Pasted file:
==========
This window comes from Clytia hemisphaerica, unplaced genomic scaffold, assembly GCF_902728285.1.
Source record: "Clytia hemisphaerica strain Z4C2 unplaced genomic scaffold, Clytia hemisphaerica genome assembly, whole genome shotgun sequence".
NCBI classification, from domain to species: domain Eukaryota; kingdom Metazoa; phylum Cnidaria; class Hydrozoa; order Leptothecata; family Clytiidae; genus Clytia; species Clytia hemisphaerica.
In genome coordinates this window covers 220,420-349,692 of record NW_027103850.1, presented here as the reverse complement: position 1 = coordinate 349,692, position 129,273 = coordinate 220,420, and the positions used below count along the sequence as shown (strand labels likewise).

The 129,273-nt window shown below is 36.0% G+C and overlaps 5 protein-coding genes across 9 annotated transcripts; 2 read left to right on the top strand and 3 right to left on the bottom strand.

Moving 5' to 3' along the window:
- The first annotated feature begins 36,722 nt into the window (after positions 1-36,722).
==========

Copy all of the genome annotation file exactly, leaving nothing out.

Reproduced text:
This window comes from Clytia hemisphaerica, unplaced genomic scaffold, assembly GCF_902728285.1.
Source record: "Clytia hemisphaerica strain Z4C2 unplaced genomic scaffold, Clytia hemisphaerica genome assembly, whole genome shotgun sequence".
NCBI classification, from domain to species: domain Eukaryota; kingdom Metazoa; phylum Cnidaria; class Hydrozoa; order Leptothecata; family Clytiidae; genus Clytia; species Clytia hemisphaerica.
In genome coordinates this window covers 220,420-349,692 of record NW_027103850.1, presented here as the reverse complement: position 1 = coordinate 349,692, position 129,273 = coordinate 220,420, and the positions used below count along the sequence as shown (strand labels likewise).

The 129,273-nt window shown below is 36.0% G+C and overlaps 5 protein-coding genes across 9 annotated transcripts; 2 read left to right on the top strand and 3 right to left on the bottom strand.

Moving 5' to 3' along the window:
- The first annotated feature begins 36,722 nt into the window (after positions 1-36,722).